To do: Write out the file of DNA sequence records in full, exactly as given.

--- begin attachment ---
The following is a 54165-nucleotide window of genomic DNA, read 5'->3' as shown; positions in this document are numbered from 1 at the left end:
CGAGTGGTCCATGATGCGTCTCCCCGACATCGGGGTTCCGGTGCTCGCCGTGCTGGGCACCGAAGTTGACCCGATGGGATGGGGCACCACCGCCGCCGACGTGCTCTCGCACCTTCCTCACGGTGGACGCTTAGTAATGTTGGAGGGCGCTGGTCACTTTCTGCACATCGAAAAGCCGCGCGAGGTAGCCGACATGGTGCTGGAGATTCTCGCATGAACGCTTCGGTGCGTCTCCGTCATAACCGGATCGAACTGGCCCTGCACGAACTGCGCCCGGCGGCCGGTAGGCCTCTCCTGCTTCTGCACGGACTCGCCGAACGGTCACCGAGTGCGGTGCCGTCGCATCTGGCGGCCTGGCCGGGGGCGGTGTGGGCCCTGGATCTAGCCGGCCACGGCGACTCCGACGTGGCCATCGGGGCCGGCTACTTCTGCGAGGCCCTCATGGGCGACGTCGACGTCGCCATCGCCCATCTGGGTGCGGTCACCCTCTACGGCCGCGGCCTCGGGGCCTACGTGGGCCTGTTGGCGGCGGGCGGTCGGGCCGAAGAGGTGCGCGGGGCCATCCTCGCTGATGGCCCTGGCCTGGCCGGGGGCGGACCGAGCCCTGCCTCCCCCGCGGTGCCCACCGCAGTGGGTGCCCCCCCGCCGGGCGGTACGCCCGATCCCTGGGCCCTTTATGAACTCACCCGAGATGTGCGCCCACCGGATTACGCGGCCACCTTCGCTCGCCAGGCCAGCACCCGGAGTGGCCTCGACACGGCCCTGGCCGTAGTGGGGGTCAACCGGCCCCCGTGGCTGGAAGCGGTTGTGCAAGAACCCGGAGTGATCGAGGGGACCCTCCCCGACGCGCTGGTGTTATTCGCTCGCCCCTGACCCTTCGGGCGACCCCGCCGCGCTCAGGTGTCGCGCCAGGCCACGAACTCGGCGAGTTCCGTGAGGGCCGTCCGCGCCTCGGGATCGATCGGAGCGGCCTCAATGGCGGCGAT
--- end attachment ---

The following is a 54165-nucleotide window of genomic DNA, read 5'->3' as shown; positions in this document are numbered from 1 at the left end:
CGAGTGGTCCATGATGCGTCTCCCCGACATCGGGGTTCCGGTGCTCGCCGTGCTGGGCACCGAAGTTGACCCGATGGGATGGGGCACCACCGCCGCCGACGTGCTCTCGCACCTTCCTCACGGTGGACGCTTAGTAATGTTGGAGGGCGCTGGTCACTTTCTGCACATCGAAAAGCCGCGCGAGGTAGCCGACATGGTGCTGGAGATTCTCGCATGAACGCTTCGGTGCGTCTCCGTCATAACCGGATCGAACTGGCCCTGCACGAACTGCGCCCGGCGGCCGGTAGGCCTCTCCTGCTTCTGCACGGACTCGCCGAACGGTCACCGAGTGCGGTGCCGTCGCATCTGGCGGCCTGGCCGGGGGCGGTGTGGGCCCTGGATCTAGCCGGCCACGGCGACTCCGACGTGGCCATCGGGGCCGGCTACTTCTGCGAGGCCCTCATGGGCGACGTCGACGTCGCCATCGCCCATCTGGGTGCGGTCACCCTCTACGGCCGCGGCCTCGGGGCCTACGTGGGCCTGTTGGCGGCGGGCGGTCGGGCCGAAGAGGTGCGCGGGGCCATCCTCGCTGATGGCCCTGGCCTGGCCGGGGGCGGACCGAGCCCTGCCTCCCCCGCGGTGCCCACCGCAGTGGGTGCCCCCCCGCCGGGCGGTACGCCCGATCCCTGGGCCCTTTATGAACTCACCCGAGATGTGCGCCCACCGGATTACGCGGCCACCTTCGCTCGCCAGGCCAGCACCCGGAGTGGCCTCGACACGGCCCTGGCCGTAGTGGGGGTCAACCGGCCCCCGTGGCTGGAAGCGGTTGTGCAAGAACCCGGAGTGATCGAGGGGACCCTCCCCGACGCGCTGGTGTTATTCGCTCGCCCCTGACCCTTCGGGCGACCCCGCCGCGCTCAGGTGTCGCGCCAGGCCACGAACTCGGCGAGTTCCGTGAGGGCCGTCCGCGCCTCGGGATCGATCGGAGCGGCCTCAATGGCGGCGAT